I ran the Stone Cuts section of the race with teammate Linda.  You actually pick your way through some huge boulders, kind of like going through a small cave.  I love this section!  We enjoyed knocking down a few of the icicles and hearing them smash on the rocks.

Right before Aid Station 3, I realized I'd overdressed.  Tights?  Not needed today.  Long sleeves either.  Nor gloves, nor hat.  I had tossed my sunglasses and ear warmer headband at the last aid station, and I tossed my gloves and hat at this one (though I never could find them back at the Lodge where they were supposed to be waiting when we finished--bummer).  I was doing some back and forth with the 5th place girl (Anya), and she passed me here.  My time was 3:10.  This is Mile 16.9, but it is considered the halfway point since the back half is harder and more technical than the first.  I knew my time would be well over 6 hours today.  

I ran most of the back half alone, lost in my thoughts and focused on not falling (which I only did once and it was only to my knees).  I took Advil at Aid Station 3 and never felt bothered by any pains, though I did notice a big blister on my big right toe.  I also never felt too tired (was fueling with Mello Yellos, Gu, and Clif Bloks).  Even on Waterline (huge climb near Mile 24), I felt okay.  The mud started after Aid Station 5 as we descended into McKay Hollow.  It was so slick that I could not run down as I usually do.  By this point, I was telling myself, "You've done it!"

I ran to the finish and saw my husband and kids cheering for me!  My baby was on top of Rick's shoulders.  My son was shouting about looking at his snowman which I could not do!  I was still so focused on the ground and on not slipping.

I finished 5th OAF (2nd local) and improved my rank as the race went on, so I am happy.  Our race director, Dink, posted that the these were the worst conditions he had seen in all 22 years of the race.  I picked an epic year to reach 10 finishes!

Katie Maehlmann
Bib 303 Overall place 69
O'Shan Point rank 83 Time 1:06:08
Fearn rank 74 Time 3:10:11
Final Rank 69 Final time 6:25:18

I received this message about the 10 time finishers: 

Congratulations to our newest TEN TIME FINISHERS (in order of their tenth finish):

Katie Maehlmann
Tim Lee
Enid Gonzalez
James Duncan
Blake Thompson
Bruce Tanksley
Madison Magargee
Welcome Class of 2016!

I was the only female to reach 10 finishes today.  What a journey!  A look back over the last 10 finishes will be posted soon.

Monday, January 25, 2016


A short update---69th overall 5th female
My time was 6:25.

10 time finisher's jacket
age group medal (2nd place in my age group)
finisher's slate award

Saturday, January 23, 2016

Mountain Mist Instructions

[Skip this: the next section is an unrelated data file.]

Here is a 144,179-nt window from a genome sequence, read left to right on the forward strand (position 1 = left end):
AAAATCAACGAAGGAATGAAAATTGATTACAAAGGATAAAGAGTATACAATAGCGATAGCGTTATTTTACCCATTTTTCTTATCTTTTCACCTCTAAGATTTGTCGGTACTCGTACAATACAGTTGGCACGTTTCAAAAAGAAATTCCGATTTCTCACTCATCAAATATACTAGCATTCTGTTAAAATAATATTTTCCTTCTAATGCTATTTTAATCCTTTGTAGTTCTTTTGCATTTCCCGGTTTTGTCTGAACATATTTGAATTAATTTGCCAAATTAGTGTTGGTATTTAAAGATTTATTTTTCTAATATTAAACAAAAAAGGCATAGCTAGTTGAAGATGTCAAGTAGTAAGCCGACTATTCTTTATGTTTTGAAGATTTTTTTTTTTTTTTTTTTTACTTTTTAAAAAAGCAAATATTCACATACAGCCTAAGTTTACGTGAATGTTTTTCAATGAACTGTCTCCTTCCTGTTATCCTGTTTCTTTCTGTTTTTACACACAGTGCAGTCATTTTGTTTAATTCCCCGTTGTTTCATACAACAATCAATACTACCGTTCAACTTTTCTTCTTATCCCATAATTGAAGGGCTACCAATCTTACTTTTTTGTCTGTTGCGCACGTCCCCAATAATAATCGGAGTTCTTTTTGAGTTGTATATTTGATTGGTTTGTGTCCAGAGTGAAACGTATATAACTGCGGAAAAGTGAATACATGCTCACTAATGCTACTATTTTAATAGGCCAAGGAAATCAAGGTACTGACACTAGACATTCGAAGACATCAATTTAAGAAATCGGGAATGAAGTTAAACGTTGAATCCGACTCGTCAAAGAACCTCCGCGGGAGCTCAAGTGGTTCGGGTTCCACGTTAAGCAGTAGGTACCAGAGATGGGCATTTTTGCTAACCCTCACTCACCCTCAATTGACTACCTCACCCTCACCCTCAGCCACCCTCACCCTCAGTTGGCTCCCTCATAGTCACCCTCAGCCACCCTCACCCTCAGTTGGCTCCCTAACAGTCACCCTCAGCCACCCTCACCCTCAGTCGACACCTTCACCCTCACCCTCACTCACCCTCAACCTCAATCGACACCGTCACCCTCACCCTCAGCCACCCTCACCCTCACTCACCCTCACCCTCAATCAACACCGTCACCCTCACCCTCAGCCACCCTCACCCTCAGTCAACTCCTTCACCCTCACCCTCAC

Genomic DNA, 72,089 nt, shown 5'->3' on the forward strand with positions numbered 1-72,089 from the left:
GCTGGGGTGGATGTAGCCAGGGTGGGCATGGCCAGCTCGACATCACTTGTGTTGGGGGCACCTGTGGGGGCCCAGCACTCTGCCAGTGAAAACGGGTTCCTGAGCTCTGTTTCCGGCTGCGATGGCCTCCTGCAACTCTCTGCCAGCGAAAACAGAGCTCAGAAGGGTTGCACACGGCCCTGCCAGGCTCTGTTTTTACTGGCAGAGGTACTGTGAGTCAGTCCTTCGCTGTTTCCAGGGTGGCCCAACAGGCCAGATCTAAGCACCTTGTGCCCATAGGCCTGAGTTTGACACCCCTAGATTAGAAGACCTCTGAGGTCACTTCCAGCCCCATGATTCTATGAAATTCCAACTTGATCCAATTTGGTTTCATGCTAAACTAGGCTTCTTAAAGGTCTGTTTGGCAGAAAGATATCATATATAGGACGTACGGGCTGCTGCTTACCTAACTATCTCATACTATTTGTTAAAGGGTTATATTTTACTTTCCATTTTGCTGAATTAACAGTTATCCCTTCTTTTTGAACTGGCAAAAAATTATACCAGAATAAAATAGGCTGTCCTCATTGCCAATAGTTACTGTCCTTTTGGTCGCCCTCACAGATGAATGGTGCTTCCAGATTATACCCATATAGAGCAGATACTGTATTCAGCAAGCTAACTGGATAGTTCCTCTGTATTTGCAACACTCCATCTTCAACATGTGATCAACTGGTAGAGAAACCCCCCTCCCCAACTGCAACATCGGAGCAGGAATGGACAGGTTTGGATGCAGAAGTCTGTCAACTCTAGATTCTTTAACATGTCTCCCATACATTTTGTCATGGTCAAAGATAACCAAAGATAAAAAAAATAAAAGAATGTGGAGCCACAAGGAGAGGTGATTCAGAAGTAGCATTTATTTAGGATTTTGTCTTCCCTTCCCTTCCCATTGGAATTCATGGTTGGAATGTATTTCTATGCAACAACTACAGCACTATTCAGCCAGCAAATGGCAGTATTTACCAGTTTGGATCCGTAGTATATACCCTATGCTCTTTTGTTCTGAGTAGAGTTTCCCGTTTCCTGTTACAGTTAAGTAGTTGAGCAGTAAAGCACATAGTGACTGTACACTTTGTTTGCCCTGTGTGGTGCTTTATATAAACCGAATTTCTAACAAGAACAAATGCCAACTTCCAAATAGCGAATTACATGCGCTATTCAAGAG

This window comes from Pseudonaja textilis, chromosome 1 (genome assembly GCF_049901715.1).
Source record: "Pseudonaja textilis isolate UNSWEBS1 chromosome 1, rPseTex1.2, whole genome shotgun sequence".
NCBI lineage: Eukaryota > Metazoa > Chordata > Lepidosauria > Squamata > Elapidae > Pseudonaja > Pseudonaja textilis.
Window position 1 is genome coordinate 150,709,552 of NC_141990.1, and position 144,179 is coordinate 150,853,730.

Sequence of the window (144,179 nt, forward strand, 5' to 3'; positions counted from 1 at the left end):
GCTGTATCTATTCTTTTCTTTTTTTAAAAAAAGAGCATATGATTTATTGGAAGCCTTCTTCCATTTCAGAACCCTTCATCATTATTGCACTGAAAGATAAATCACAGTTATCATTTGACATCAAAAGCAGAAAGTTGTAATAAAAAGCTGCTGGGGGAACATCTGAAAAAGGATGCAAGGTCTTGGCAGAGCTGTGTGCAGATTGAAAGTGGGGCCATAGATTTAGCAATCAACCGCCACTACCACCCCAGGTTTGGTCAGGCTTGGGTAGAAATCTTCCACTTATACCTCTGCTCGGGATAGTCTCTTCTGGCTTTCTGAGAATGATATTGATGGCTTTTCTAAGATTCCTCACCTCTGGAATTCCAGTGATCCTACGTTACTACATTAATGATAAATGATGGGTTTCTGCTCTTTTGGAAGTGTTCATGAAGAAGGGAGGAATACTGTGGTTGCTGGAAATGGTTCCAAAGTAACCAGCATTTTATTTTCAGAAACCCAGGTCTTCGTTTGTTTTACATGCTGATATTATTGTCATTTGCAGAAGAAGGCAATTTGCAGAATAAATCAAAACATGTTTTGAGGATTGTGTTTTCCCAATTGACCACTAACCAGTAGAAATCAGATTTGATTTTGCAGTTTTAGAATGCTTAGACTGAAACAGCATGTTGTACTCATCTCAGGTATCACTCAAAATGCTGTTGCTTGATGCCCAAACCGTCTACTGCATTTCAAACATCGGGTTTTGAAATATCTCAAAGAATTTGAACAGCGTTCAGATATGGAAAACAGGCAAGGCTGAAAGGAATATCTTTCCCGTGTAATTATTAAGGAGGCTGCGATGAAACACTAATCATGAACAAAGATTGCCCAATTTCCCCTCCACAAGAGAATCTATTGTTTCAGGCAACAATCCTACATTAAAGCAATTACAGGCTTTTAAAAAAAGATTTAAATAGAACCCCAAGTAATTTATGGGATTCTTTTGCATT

I included this on my blog since it gives the background of Mountain Mist.  Dink writes a letter like this every year, but I have never found it to be so sentimental and honest.  I am so glad his dream is being realized and that I am a part of it.  
Dear Katie,
Please make note of the race start time, 7:30 a.m.
Mountain Mist Final Instruction's 2016
Welcome to the 22nd Annual Mountain Mist Trail Run. It's hard for me to believe that I had the idea and took the initiative to put together the first ever trail run in Huntsville when I was only 28 years old. Not only was it the first trail run, it was the first race to go beyond the marathon in Huntsville. I had a vision of Huntsville runners getting off the road for a change and venturing out onto the trails, running beyond the marathon. It was also the only trail run in the state of Alabama at the time. I also felt like if I could establish a good trail race in our area, it could possibly influence others to create other trail races in the state.
I remember when I first started running the Mountain Mist trail back in the 1980's. I am certain that I was the first person to ever "run" McKay Hollow. I ran the trails of Monte Sano on the weekends, usually alone but I did encourage my friends to join me from time to time. I would do long runs on Saturdays and Sundays on the trails. I would never see another runner on the trails, just an occasional hiker, hunter or even guys on 4-wheelers. After several years of running the trails and more trail knowledge, I put the course together in my mind, laid it out on paper to the Huntsville Track Club board members along with plan of execution, and Mountain Mist was created.
22 years ago, my biggest concern with the race was out of state runners getting lost on the trails, it is still a concern today. We mark it best we can and since the trail is usually so muddy this time of year, it makes it easier to follow as long as you are not in the top 10, just follow the muddy footprints. Weather is the second biggest concern. This year, it looks like it is going to be pretty cold and with rain throughout this week's forecast; it's going to be a slippery, wet, muddy trail run.
Another concern I had 22 years ago was this, believe it or not. I was worried that the course was going to be "too easy." Back then, the shortest trail race around the South was Pine Mountain 46.2 mile trail run in Georgia. There were no 50k trails races back then. In fact, the first Mountain Mist was advertised as a 30 mile trail run, it was more like 29.5 miles. It was not until 3 years later that 50k races emerged and Jim Oaks and myself decided that we should go ahead and adjust the course and make it a 50k.